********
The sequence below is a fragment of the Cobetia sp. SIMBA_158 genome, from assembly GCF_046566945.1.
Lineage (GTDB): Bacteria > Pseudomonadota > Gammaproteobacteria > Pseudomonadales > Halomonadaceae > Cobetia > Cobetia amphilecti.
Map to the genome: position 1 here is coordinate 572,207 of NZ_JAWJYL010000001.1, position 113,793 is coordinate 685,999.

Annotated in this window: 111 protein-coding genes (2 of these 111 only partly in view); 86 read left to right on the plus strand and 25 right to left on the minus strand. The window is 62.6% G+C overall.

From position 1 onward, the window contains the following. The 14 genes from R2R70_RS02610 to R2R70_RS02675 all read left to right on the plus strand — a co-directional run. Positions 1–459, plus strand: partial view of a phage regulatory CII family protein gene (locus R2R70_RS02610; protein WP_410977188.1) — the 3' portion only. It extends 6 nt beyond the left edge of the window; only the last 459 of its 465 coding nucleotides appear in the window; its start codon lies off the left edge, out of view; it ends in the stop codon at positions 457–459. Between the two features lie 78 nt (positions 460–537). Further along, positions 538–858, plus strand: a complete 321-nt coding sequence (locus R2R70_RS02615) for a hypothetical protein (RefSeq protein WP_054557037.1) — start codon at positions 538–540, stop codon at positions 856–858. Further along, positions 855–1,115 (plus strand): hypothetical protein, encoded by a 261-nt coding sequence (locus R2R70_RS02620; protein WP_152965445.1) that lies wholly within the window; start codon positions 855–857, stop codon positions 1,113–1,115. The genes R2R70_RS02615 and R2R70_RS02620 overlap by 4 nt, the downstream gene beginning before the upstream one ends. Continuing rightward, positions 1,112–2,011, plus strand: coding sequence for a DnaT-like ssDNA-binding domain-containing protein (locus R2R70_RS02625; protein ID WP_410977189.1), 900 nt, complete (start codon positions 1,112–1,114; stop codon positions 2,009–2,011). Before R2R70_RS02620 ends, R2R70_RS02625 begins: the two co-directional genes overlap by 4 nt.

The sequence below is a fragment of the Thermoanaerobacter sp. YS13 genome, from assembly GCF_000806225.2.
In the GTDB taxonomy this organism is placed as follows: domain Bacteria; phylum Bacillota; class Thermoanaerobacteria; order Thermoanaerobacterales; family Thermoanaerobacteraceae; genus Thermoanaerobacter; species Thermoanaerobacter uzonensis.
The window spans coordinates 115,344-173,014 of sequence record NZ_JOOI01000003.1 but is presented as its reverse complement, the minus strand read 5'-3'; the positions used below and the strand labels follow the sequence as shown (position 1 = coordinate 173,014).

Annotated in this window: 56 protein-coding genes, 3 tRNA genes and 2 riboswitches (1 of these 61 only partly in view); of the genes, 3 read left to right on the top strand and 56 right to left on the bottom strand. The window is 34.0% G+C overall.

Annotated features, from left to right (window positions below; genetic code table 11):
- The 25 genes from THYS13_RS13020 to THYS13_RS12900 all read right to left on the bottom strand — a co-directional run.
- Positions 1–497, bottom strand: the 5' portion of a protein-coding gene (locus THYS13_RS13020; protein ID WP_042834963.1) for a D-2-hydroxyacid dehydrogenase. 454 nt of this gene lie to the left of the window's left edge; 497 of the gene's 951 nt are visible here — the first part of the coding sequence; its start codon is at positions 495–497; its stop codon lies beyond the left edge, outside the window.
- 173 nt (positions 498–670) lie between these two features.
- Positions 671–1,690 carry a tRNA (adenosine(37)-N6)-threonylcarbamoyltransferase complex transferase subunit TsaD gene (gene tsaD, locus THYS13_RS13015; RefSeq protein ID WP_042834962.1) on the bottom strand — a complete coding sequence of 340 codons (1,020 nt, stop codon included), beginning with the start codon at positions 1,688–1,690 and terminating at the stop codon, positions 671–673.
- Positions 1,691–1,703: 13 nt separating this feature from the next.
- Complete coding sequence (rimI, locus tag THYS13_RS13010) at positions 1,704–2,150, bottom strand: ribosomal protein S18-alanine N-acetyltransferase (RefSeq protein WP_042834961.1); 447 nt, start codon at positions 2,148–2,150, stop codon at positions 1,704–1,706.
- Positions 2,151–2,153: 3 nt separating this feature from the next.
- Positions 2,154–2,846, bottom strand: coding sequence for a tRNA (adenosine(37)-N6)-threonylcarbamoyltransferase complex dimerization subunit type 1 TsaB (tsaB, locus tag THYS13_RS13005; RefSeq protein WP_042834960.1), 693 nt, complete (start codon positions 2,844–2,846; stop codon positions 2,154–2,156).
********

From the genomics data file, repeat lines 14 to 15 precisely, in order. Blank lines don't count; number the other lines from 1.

- Positions 671–1,690 carry a tRNA (adenosine(37)-N6)-threonylcarbamoyltransferase complex transferase subunit TsaD gene (gene tsaD, locus THYS13_RS13015; RefSeq protein ID WP_042834962.1) on the bottom strand — a complete coding sequence of 340 codons (1,020 nt, stop codon included), beginning with the start codon at positions 1,688–1,690 and terminating at the stop codon, positions 671–673.
- Positions 1,691–1,703: 13 nt separating this feature from the next.